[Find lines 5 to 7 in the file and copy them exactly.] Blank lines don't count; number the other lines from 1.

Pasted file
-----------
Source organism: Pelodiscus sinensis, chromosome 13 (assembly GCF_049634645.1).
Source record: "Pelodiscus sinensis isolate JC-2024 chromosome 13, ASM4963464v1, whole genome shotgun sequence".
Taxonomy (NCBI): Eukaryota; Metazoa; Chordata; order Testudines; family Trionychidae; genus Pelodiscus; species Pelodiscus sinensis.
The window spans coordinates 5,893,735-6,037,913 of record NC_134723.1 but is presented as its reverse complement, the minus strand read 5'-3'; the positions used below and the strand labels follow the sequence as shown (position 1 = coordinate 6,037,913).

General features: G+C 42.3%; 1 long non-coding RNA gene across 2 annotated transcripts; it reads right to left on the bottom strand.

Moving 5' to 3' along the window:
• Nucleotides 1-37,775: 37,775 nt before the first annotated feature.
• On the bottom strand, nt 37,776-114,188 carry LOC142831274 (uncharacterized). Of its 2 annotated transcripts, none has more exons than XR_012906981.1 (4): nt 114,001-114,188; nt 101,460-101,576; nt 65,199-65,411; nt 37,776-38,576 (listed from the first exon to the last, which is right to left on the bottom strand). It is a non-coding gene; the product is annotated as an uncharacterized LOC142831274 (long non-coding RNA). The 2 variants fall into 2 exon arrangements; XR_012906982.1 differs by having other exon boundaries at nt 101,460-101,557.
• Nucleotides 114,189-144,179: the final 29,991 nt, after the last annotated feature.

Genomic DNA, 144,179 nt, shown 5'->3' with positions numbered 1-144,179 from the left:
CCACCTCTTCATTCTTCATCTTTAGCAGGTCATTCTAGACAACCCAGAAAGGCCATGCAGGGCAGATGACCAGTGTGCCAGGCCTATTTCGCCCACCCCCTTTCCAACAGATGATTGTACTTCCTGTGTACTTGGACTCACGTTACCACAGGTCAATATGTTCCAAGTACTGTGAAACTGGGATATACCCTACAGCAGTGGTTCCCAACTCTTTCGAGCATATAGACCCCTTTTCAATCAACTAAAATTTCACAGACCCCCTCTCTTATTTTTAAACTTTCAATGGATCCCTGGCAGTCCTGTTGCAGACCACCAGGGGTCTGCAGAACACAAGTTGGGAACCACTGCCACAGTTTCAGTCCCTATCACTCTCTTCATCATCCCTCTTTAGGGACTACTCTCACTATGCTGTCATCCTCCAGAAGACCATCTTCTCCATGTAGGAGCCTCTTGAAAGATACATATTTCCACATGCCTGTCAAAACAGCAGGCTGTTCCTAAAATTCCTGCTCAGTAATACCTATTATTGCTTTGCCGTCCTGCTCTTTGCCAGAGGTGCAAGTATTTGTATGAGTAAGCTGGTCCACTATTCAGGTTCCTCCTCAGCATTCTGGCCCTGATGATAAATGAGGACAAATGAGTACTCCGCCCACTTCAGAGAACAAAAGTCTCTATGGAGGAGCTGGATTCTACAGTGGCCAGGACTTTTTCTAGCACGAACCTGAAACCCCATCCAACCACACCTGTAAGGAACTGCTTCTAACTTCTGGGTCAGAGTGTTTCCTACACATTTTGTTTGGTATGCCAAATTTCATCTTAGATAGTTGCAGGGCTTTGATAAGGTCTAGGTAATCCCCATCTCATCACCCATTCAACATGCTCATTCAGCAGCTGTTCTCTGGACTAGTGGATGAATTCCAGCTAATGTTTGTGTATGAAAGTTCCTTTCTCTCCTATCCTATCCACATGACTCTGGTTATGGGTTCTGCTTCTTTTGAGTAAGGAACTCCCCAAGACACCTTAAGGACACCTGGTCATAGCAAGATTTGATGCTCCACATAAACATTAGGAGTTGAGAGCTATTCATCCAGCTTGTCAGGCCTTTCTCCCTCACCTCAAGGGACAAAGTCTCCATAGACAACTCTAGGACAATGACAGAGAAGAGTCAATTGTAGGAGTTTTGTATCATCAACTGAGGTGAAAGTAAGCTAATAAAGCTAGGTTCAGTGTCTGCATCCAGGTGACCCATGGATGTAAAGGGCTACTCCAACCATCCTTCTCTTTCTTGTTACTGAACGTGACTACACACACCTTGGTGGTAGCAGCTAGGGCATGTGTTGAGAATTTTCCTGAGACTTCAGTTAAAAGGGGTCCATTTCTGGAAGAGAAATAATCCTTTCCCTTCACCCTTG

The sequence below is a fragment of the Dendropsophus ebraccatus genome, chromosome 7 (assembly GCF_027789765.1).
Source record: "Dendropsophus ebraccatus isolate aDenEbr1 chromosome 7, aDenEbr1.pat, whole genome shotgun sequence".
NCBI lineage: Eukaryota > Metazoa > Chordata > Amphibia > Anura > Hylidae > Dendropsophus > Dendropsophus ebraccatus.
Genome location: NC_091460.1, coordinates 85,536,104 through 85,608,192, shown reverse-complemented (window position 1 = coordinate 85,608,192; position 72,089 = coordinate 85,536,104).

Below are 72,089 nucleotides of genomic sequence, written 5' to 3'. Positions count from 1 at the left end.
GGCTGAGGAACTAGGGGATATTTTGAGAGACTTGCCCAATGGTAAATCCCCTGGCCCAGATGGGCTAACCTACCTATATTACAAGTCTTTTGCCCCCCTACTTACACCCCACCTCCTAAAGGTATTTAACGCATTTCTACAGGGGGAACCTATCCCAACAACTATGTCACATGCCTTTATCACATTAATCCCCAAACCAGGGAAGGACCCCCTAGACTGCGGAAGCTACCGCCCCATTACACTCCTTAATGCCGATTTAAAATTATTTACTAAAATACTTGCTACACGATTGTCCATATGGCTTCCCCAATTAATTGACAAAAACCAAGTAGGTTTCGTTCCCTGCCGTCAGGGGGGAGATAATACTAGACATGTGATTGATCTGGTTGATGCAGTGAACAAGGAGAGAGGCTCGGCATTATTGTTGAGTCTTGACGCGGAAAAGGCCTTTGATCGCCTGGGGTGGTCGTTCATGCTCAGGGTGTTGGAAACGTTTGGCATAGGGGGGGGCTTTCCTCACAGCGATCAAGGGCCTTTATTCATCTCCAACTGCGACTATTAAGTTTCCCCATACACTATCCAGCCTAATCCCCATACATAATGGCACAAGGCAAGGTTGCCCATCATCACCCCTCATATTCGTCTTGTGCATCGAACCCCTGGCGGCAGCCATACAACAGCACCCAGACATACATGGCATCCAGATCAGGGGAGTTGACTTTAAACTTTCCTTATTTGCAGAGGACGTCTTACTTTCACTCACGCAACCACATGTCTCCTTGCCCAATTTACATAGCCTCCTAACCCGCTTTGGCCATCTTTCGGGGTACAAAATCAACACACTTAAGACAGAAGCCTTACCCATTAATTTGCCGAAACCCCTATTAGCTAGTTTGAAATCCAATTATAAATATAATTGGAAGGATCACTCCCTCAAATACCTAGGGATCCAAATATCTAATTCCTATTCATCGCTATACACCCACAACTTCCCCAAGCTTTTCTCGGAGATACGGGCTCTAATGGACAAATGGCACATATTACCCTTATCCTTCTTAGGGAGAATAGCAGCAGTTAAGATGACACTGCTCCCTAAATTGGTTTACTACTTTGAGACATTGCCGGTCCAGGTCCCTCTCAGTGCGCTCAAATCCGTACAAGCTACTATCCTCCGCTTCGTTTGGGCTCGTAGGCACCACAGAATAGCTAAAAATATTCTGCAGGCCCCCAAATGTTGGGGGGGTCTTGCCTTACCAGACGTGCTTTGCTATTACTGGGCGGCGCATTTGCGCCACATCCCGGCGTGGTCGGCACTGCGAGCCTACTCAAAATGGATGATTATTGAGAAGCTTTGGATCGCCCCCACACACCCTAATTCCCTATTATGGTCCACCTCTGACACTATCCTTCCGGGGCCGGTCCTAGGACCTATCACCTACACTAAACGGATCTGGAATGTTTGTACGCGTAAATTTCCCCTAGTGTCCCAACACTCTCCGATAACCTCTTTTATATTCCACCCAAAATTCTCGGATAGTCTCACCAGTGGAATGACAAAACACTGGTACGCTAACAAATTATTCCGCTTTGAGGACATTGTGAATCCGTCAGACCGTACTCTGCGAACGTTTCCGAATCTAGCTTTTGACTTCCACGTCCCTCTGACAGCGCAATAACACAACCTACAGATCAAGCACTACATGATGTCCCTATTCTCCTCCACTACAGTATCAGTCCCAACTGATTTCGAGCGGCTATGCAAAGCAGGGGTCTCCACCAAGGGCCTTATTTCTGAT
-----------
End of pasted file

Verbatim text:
General features: G+C 42.3%; 1 long non-coding RNA gene across 2 annotated transcripts; it reads right to left on the bottom strand.

Moving 5' to 3' along the window:
• Nucleotides 1-37,775: 37,775 nt before the first annotated feature.